A second scheme started in 2003, Cymraeg yn Gyntaf, sought to persuade organisations and individuals to offer and to use a Welsh or bilingual service. It also sought to encourage the public to feel confident about using those services, because earlier research had demonstrated that often when there was a choice of language service people still did not use Welsh. The reasons given were predictable but still difficult to ameliorate. They included the fact that people were not used to receiving a service in Welsh; or they took for granted that a Welsh language service was not available and did not feel confident enough to ask for a service in Welsh if they were not sure. BOUDREAU A., DUBOIS L., MARAIS J., MC CONNEL G. (2002), L’écologie des langues / Ecology of languages, Mélanges William Mackey / Homage to William Mackey, Paris, L’Harmattan.

Consequently the Cymaeg yn Gyntaf campaign’s main target audience is people who speak Welsh; organizations that can offer Welsh language services; workers who can offer a Welsh language face to face service. Many of the messages would be familiar to a Catalan audience, such as ‘Dechreuwch bob sgwrs ynGymraeg’ Start all conversations in Welsh’. The slogans and messages of the first Catalan campaigns, such as “el català depèn de vostè” (Catalan depends on you), “el català és cosa de tots” (Catalan is everybody’s business) or “el català per respecte a tu matiex i a els altres” (Catalan for self respect and respect to others) were very general and sought to change the attitudes of the whole population. Having recognised that general messages only go so far, the Welsh, like the Catalans, have targeted different audiences with specific messages.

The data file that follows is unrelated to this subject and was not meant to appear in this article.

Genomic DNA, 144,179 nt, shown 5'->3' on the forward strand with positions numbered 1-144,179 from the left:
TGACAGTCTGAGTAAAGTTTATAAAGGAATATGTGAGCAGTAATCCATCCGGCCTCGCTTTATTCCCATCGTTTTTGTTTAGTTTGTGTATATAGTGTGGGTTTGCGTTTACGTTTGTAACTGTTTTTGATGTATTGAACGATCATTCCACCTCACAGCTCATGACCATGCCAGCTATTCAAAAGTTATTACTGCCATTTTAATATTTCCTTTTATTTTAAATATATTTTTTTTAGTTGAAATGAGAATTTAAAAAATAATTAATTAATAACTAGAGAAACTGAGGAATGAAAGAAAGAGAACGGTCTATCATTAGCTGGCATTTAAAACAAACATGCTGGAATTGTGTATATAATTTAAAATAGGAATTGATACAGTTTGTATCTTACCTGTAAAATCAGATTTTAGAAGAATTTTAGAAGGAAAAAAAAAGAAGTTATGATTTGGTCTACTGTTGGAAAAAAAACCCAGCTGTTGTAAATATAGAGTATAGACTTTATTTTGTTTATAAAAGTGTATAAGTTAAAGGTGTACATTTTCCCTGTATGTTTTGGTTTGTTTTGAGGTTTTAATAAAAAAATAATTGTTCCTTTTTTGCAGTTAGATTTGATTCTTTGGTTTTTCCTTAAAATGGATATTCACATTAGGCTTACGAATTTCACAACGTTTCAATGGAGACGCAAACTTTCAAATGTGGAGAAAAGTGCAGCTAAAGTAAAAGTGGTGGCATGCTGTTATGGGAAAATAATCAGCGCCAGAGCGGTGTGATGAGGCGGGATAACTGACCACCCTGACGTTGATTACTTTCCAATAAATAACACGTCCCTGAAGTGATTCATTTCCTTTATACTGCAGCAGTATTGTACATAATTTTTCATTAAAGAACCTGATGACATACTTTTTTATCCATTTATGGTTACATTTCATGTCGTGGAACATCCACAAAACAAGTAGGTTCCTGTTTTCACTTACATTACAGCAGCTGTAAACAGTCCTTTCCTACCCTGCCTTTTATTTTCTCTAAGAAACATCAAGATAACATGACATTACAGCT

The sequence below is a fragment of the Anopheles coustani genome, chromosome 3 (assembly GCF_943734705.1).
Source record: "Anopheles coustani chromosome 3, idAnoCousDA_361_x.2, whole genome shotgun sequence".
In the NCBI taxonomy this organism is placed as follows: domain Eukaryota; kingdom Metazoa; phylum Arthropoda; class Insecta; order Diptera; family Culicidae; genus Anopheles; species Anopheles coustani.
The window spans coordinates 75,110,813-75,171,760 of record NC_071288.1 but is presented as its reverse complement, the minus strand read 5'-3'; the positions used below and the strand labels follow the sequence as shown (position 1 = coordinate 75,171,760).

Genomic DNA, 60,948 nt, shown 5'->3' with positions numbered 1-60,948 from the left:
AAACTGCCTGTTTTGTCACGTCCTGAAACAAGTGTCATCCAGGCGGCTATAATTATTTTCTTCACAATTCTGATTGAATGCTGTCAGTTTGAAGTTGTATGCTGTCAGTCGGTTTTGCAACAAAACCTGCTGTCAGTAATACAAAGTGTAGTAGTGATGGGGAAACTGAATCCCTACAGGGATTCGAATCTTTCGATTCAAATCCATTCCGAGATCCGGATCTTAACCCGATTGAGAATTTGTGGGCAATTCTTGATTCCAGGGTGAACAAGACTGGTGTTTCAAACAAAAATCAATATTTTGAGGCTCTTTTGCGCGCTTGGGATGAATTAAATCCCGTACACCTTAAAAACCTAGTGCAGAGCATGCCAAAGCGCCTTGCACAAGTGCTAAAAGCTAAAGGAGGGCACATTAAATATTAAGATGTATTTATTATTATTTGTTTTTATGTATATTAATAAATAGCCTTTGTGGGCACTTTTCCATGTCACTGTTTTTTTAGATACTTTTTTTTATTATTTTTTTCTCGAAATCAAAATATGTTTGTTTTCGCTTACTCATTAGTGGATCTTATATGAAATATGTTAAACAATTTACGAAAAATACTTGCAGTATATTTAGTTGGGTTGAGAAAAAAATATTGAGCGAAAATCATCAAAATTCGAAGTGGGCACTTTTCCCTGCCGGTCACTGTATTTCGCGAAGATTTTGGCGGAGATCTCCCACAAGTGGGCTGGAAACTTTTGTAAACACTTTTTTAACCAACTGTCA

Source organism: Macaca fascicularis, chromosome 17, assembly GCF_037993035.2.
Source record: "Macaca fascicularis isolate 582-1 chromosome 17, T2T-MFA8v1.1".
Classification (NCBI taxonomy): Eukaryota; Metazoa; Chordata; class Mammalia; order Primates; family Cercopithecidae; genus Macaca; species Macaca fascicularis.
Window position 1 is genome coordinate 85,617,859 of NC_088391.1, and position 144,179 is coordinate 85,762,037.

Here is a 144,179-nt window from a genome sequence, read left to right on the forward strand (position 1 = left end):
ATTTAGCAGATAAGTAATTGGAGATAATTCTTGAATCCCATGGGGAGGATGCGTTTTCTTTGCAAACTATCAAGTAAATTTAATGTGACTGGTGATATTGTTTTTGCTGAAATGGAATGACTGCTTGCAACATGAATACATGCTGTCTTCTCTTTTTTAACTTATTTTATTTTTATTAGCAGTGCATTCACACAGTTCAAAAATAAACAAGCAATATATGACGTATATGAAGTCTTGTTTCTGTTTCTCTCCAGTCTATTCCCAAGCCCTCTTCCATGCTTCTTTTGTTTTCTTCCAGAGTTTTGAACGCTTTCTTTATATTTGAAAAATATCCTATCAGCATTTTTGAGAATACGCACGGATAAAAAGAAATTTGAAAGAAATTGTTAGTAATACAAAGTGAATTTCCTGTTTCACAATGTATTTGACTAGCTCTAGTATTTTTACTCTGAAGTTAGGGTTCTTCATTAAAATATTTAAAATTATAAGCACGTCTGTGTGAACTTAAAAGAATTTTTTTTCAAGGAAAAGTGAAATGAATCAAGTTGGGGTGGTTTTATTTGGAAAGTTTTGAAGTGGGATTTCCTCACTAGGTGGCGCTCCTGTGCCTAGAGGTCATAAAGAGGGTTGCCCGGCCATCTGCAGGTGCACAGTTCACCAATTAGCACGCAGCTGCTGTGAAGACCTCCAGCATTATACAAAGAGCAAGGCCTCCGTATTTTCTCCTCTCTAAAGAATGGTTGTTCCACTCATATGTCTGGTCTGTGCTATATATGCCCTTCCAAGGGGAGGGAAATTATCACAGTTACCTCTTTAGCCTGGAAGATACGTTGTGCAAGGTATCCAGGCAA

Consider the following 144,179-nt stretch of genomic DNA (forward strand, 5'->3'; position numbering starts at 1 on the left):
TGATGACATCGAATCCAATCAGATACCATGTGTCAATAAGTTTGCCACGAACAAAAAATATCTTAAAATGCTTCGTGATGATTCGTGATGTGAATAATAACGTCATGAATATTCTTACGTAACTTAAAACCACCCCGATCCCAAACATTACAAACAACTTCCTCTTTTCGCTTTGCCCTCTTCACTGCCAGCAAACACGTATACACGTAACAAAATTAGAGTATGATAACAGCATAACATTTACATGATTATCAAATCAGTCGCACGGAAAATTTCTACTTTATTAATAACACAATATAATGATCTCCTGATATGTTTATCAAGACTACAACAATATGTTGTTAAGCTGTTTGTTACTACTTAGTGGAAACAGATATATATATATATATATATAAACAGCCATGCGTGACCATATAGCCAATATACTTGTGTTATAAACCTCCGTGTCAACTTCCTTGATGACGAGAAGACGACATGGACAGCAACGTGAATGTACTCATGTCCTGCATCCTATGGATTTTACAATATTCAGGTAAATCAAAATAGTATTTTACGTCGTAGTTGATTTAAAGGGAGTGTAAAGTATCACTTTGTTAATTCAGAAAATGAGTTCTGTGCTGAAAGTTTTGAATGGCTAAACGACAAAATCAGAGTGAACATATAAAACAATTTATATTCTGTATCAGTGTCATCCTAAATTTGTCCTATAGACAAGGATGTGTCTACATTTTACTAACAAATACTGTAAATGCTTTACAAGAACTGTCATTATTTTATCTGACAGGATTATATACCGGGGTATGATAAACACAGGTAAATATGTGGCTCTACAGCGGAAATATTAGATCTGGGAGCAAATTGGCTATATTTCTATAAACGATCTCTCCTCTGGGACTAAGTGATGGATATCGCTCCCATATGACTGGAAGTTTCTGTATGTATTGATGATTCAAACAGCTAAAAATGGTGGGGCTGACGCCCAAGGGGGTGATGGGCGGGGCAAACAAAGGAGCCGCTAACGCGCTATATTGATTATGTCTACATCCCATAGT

In 2003 the campaign targeted seven towns, Rhuthin, Llanrwst, Y Bala, Aberystwyth, Ammanford, Caernarfon and Fishguard and was organised by a working party of officers fromMentrau Iaith (Community Action Initiatives), Local Language Plans and the Welsh Language Board. The WLB commissioned a before and after evaluation by MRUK on the impact of the campaign.

Advertising, marketing materials and local activities were chosen for detailed evaluation. The visual, iconographic and semiotic elements included local faces and local strap lines tailored to suit the needs of the different areas.(16) More generic items used included street banners, billboards, posters, and credit cards – contact information, counter signs, window stickers, balloons, information leaflets, coasters/beer mats, biros and panels. Local and national media attention was secured by placing stories in local papers (papurau bro), engaging in lively items on local radio e.g. Radio Ceredigion, national radio Radio Cymru, and items on ‘Prynhawn Da’an afternoon magazine programme on S4C. Over 70 local activities were arranged ranging from a shop window competition, a St David’s Day gig, a Pub Eisteddfod, a Sali Mali Tour, the opening of a ‘Wythnos Cymraeg yn Gyntaf ‘ shop, various street and community shows, a sponsored bike tour from Fishguard to Cardigan and evening concerts featuringyoung bands.

The MRUK results indicated that 6 out of 10 people remember seeing the campaign, while the posters and banners made the biggest impact. Passive reception and recall is one thing, securing a change of behaviour quite another. Thus 44% of the sample said that the campaign has succeeded in persuading them to use more Welsh. 35% said that they are more likely to use Welsh first when they greet someone new. 30% said in the future they are less likely to assume that the other person does not speak Welsh. The WLB has adapted the campaign by cutting down on the range and re-designing more flexible materials.